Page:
Apple IIe: Finally Fixing Some Old Problems

The Apple II and II Plus had been a runaway success for Apple, establishing it in the home, the school, and, thanks to VisiCalc, the workplace. Even though that was true, these models had some shortcomings that were addressed when the Apple IIe was introduced in January 1983.

Apple IIe badge

The e in its name stands for enhanced, and that’s what it was. Some important features that many users had installed in the Apple II Plus were now standard, most notably support for upper- and lower-case text without a keyboard hack.

Apple IIe keyboard

Also new to the keyboard were directional cursor keys, Tab and Delete keys, the Open Apple and Solid Apple keys, and moving the Reset key to a location where it was less likely to be struck accidentally.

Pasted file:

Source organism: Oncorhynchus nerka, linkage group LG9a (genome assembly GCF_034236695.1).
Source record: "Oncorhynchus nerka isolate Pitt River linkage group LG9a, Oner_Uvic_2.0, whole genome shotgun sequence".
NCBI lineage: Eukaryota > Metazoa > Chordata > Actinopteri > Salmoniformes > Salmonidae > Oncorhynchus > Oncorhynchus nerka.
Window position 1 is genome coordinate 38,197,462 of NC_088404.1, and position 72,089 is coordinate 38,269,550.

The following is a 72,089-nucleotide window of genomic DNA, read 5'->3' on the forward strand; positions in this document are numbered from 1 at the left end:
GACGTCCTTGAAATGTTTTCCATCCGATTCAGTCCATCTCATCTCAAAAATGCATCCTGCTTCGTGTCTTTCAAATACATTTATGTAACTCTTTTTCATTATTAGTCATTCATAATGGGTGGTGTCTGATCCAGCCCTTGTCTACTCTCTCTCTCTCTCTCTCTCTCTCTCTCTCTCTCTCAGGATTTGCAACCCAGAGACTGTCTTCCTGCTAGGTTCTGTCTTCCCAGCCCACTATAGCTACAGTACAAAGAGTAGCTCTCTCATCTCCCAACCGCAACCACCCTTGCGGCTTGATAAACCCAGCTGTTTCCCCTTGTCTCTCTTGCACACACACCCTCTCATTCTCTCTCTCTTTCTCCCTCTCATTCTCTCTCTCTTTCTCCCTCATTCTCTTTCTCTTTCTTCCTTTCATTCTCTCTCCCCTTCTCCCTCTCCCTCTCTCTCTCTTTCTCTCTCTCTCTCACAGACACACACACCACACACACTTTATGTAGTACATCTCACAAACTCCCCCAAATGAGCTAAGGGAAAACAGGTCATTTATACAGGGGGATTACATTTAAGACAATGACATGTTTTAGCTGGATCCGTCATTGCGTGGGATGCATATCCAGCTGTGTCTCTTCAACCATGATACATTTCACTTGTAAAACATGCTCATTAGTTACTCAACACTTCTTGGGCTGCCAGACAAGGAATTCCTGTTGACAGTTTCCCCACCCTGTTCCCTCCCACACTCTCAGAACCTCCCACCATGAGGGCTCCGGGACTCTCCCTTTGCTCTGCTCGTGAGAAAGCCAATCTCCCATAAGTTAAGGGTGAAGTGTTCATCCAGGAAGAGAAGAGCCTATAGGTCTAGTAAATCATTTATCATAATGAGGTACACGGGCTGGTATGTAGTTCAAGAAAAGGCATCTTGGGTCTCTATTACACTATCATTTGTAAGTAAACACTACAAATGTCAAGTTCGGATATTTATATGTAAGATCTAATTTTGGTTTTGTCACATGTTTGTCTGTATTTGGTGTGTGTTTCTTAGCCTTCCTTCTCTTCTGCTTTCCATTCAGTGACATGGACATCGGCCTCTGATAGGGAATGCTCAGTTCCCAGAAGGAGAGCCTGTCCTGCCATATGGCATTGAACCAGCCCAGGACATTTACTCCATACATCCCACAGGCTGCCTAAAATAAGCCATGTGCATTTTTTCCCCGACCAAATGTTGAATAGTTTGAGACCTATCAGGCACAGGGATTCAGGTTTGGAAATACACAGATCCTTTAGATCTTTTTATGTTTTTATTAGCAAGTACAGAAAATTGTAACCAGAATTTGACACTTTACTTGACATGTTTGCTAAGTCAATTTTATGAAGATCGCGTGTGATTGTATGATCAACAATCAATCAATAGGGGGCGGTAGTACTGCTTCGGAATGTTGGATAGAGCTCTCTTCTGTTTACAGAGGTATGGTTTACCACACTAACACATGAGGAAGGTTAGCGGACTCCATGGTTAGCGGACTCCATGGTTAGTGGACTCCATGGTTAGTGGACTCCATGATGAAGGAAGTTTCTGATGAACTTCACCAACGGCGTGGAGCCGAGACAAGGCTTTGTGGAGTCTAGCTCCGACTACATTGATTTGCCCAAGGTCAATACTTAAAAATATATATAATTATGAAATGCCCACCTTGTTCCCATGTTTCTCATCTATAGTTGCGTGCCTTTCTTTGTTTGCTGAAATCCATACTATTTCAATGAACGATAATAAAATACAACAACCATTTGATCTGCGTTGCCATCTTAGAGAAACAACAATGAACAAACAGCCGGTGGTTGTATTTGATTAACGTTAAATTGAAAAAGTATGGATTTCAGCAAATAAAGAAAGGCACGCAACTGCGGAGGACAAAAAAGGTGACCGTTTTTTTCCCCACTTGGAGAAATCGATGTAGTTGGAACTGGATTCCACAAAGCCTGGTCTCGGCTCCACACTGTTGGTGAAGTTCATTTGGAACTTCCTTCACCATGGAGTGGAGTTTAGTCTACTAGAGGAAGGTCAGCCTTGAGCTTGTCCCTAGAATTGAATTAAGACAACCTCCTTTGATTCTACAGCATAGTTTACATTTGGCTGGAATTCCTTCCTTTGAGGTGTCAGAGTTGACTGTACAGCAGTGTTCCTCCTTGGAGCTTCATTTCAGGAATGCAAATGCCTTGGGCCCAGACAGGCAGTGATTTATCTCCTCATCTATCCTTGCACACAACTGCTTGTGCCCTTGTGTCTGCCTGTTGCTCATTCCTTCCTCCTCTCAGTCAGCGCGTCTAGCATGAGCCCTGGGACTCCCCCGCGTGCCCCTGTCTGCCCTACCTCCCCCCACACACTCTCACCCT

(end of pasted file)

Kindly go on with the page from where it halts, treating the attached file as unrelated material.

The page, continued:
Beige Apple IIeFor the first time, an Apple II computer shipped from the factory with 64 KB of system memory as its standard configuration, giving it the equivalent to the Apple Language Card built into the computer. There is also built-in support for 80-column text, which had been a popular add-in card for years on the II Plus.

As if that wasn’t enough, the Apple Extended 80-Column Text Card also expanded RAM to 128 KB.

Best of all for Apple II and II Plus owners, they could upgrade to the Apple IIe system board – but not the keyboard.

What About the Apple III?

Apple III PlusApple had introduced the Apple III in May 1980. It was intended to replace the Apple II for business, so it had a numeric keypad, built-in floppy drive, and support for 80-column text. It had a 2 MHz 6502 CPU, so it was twice as powerful as the Apple II line. It could emulate the Apple II Plus, making much existing software mostly compatible.